submit to programming reddit

(July 2011)

A Javascript port of my Score4 AI engine

Update, September 2015: Complete re-write in TypeScript/React.

Four years after I wrote this post, I found the time to port it to TypeScript/React, with configurable depth search and an arguably better looking interface.

For the TL;DR crowd: A couple of weeks ago I implemented the AI Minimax algorithm, in order to play a game called Score4/ConnectFour. Below you will find my Javascript port of that code: just click with the mouse on any column you wish, thus dropping green chips in the board. The goal is to form a line of four green ones - the computer will be trying to form a line of 4 red ones.
Your browser does not support the canvas element... Use Firefox or GoogleChrome or Opera.

to restart the game...

Minimax in Javascript - run browser, run!

A couple of weeks ago I implemented the AI Minimax algorithm, and then used it to play the Score4/ConnectFour game.

I wrote the code in both functional (OCaml/F#) and imperative (C#/C++) styles, and got different speed results from each one of them. Naturally, C/C++ was the fastest one by far: more than 5 times faster that the next best performer (OCaml). People from Reddit and Hacker News joined in, with implementations in Python, Java, Go, Haskell and D(!). I placed all the code on Github, so it is easy to compare the various implementations and see how the code works.

And today, the thought occured to me: what about Javascript, the language of the Web?

At first I was reluctant; at the depth I made the comparison (AI looking 7 moves ahead), compiled languages needed 4-5 seconds to make a move... wouldn't Javascript take a lot longer, thus making the whole effort futile?

Turns out I was wrong: The Javascript engines in modern browsers are *amazing*, to say the least. The JIT-compilation makes Javascript code run almost at the same speed as compiled languages!

It took me 2 hours to do the porting (most of which was spent reading the canvas APIs). I kept the default depth checking at level 7, and then, using my trusty Phenom II/3GHz at work, I tested it with the 5 most popular browsers. The Minimax engine (which you can test yourself above, just click on the middle column) - reports how much time it takes to make a move. This is what I got:

Google Chrome 12.0.742.1222.147 seconds
Internet Explorer 9.0.8112.16421  4.007 seconds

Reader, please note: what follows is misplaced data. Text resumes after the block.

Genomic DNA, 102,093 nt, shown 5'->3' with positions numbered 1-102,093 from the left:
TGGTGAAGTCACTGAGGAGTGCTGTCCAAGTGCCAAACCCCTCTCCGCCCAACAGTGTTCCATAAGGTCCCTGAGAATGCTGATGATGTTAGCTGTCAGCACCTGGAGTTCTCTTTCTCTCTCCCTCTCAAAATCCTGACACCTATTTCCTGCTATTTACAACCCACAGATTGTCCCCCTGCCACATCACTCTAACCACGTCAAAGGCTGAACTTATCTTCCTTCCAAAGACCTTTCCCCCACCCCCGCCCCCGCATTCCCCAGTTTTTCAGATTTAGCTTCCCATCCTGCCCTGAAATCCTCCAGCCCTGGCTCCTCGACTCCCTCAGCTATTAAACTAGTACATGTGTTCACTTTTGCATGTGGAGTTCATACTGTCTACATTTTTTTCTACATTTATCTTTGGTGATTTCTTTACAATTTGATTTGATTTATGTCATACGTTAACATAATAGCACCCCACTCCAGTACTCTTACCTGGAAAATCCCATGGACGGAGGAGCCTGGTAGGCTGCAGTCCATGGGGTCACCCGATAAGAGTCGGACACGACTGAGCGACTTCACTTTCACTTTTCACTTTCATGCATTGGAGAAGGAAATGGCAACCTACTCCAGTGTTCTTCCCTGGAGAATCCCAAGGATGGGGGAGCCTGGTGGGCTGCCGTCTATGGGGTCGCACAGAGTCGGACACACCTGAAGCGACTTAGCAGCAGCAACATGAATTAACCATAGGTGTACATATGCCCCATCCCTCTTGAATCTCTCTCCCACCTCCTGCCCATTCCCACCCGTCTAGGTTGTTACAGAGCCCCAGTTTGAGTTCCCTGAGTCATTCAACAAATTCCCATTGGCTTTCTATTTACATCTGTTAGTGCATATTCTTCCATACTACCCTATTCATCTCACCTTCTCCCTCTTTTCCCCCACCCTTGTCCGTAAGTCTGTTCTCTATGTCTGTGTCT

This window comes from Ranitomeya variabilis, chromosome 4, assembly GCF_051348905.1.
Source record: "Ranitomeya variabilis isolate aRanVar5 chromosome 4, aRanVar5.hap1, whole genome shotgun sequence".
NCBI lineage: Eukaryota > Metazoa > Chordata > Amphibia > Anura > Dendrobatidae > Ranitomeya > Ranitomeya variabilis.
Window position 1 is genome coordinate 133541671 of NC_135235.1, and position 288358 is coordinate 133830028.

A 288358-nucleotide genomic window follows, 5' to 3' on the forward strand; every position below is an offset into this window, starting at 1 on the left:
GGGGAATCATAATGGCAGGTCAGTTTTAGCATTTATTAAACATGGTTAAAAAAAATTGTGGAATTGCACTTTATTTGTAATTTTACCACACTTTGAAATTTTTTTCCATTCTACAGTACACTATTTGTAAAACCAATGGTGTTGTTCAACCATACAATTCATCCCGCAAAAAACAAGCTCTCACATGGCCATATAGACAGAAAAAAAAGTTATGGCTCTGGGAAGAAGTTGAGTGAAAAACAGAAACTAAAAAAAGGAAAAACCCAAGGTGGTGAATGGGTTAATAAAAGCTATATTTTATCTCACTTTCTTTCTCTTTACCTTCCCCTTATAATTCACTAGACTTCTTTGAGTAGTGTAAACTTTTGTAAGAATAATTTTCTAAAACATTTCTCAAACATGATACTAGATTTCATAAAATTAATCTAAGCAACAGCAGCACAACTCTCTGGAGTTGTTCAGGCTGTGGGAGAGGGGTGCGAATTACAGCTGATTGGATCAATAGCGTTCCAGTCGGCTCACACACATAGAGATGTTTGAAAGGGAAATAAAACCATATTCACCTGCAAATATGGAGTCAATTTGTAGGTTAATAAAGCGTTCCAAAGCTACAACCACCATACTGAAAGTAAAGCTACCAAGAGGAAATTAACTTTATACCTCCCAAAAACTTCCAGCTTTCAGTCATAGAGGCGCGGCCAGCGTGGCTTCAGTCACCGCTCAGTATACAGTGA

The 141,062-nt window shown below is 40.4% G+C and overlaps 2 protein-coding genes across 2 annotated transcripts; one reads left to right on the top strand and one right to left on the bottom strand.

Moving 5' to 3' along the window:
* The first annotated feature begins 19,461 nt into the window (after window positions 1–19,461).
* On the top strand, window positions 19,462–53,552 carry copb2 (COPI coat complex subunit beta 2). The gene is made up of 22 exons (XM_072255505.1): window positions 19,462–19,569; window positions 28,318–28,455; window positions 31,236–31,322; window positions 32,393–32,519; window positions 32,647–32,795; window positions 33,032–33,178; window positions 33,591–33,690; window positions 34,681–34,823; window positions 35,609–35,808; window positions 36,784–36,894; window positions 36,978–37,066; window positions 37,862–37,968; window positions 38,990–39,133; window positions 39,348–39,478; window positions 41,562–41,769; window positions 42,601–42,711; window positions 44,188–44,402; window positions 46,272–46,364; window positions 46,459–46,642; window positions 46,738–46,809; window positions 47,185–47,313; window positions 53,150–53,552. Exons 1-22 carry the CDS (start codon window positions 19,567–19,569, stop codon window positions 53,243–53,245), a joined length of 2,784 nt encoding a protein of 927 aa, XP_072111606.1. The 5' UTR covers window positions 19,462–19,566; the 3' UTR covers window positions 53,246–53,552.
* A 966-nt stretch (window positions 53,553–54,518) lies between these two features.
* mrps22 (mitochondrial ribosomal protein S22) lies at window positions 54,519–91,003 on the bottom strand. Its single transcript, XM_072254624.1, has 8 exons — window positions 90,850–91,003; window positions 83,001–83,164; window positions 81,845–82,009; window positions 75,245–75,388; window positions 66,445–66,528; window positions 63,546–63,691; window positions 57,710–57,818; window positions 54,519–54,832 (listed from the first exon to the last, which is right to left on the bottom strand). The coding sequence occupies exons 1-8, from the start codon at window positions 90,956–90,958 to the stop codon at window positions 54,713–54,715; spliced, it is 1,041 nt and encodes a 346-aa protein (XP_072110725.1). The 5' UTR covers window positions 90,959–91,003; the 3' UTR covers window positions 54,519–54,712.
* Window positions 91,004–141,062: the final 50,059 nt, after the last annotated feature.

Safari 5.1 (7534.50)4.754 seconds
Opera 11.50 (build 1074)5.016 seconds
Firefox seconds

Time it takes to make a move at depth level 7 from various browsers
To me... that was unexpected. OK, everybody knows that Chrome is REALLY fast - but I was under the impression that Firefox is very fast, too... I also knew that IE has improved a lot, but I didn't realize by how much!

Apparently, my code is a tough cookie :‑) You can use "View/Source" to check it out - it is basically a line-by-line translation of the C/C++ version, since (a) that was the fastest one, and (b) if you use imperative constructs, Javascript can "mirror" C quite well.

Perhaps it's the recursive calls of minimax that Firefox doesn't like - I don't know. But feel free to join the fight, and find ways to make the code run faster - the Javascript implementation (i.e this page!) is now part of my GitHub repos :‑)


Update, August 3: Apparently, the new engine coming up in Firefox will run just as fast as Chrome.

Update, August 7: Since Firefox is not yet up to speed, and browsers/CPUs in mobile phones are even slower, I added auto-detection of mobile browsers, and set the depth level to (a) 5 for mobiles, and (b) to 6 for normal, desktop machines.

profile for ttsiodras at Stack Overflow, Q&A for professional and enthusiast programmers
GitHub member ttsiodras
Index  CVUpdated: Sat Oct 8 12:33:59 2022

The comments on this website require the use of JavaScript. Perhaps your browser isn't JavaScript capable or the script is not being run for another reason. If you're interested in reading the comments or leaving a comment behind please try again with a different browser or from a different connection.